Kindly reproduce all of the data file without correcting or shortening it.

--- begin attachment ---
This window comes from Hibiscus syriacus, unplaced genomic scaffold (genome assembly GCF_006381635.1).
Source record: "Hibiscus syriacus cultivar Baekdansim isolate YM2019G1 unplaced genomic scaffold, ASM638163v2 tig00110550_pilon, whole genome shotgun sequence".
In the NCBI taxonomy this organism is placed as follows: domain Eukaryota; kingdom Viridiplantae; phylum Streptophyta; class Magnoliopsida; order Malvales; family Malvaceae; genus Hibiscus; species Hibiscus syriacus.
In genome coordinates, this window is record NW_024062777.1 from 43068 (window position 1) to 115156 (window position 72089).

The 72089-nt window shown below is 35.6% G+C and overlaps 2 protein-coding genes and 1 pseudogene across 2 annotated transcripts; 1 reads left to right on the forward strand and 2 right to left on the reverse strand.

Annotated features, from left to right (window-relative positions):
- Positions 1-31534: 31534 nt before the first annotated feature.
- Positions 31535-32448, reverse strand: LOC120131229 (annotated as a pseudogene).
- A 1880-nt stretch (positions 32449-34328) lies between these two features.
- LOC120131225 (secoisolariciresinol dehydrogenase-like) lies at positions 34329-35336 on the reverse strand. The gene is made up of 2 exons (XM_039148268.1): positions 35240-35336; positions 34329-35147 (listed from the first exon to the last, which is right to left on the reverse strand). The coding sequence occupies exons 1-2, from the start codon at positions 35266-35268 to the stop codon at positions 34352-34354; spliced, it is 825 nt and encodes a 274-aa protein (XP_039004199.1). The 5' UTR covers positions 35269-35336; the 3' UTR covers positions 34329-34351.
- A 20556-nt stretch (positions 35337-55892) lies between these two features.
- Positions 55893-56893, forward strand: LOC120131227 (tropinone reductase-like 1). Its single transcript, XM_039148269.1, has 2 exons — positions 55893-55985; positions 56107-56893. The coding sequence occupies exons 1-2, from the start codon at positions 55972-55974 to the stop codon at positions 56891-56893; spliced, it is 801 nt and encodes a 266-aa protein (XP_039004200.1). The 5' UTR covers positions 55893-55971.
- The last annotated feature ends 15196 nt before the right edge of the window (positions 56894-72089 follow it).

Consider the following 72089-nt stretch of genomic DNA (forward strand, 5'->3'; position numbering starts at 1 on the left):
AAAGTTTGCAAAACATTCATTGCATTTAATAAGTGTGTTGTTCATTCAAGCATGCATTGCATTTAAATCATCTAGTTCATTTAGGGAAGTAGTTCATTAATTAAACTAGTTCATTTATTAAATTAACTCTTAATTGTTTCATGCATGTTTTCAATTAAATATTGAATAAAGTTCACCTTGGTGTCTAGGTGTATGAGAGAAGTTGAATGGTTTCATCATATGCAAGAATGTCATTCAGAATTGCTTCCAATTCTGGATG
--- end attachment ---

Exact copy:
This window comes from Hibiscus syriacus, unplaced genomic scaffold (genome assembly GCF_006381635.1).
Source record: "Hibiscus syriacus cultivar Baekdansim isolate YM2019G1 unplaced genomic scaffold, ASM638163v2 tig00110550_pilon, whole genome shotgun sequence".
In the NCBI taxonomy this organism is placed as follows: domain Eukaryota; kingdom Viridiplantae; phylum Streptophyta; class Magnoliopsida; order Malvales; family Malvaceae; genus Hibiscus; species Hibiscus syriacus.
In genome coordinates, this window is record NW_024062777.1 from 43068 (window position 1) to 115156 (window position 72089).

The 72089-nt window shown below is 35.6% G+C and overlaps 2 protein-coding genes and 1 pseudogene across 2 annotated transcripts; 1 reads left to right on the forward strand and 2 right to left on the reverse strand.

Annotated features, from left to right (window-relative positions):
- Positions 1-31534: 31534 nt before the first annotated feature.
- Positions 31535-32448, reverse strand: LOC120131229 (annotated as a pseudogene).
- A 1880-nt stretch (positions 32449-34328) lies between these two features.
- LOC120131225 (secoisolariciresinol dehydrogenase-like) lies at positions 34329-35336 on the reverse strand. The gene is made up of 2 exons (XM_039148268.1): positions 35240-35336; positions 34329-35147 (listed from the first exon to the last, which is right to left on the reverse strand). The coding sequence occupies exons 1-2, from the start codon at positions 35266-35268 to the stop codon at positions 34352-34354; spliced, it is 825 nt and encodes a 274-aa protein (XP_039004199.1). The 5' UTR covers positions 35269-35336; the 3' UTR covers positions 34329-34351.
- A 20556-nt stretch (positions 35337-55892) lies between these two features.
- Positions 55893-56893, forward strand: LOC120131227 (tropinone reductase-like 1). Its single transcript, XM_039148269.1, has 2 exons — positions 55893-55985; positions 56107-56893. The coding sequence occupies exons 1-2, from the start codon at positions 55972-55974 to the stop codon at positions 56891-56893; spliced, it is 801 nt and encodes a 266-aa protein (XP_039004200.1). The 5' UTR covers positions 55893-55971.
- The last annotated feature ends 15196 nt before the right edge of the window (positions 56894-72089 follow it).

Consider the following 72089-nt stretch of genomic DNA (forward strand, 5'->3'; position numbering starts at 1 on the left):
AAAGTTTGCAAAACATTCATTGCATTTAATAAGTGTGTTGTTCATTCAAGCATGCATTGCATTTAAATCATCTAGTTCATTTAGGGAAGTAGTTCATTAATTAAACTAGTTCATTTATTAAATTAACTCTTAATTGTTTCATGCATGTTTTCAATTAAATATTGAATAAAGTTCACCTTGGTGTCTAGGTGTATGAGAGAAGTTGAATGGTTTCATCATATGCAAGAATGTCATTCAGAATTGCTTCCAATTCTGGATG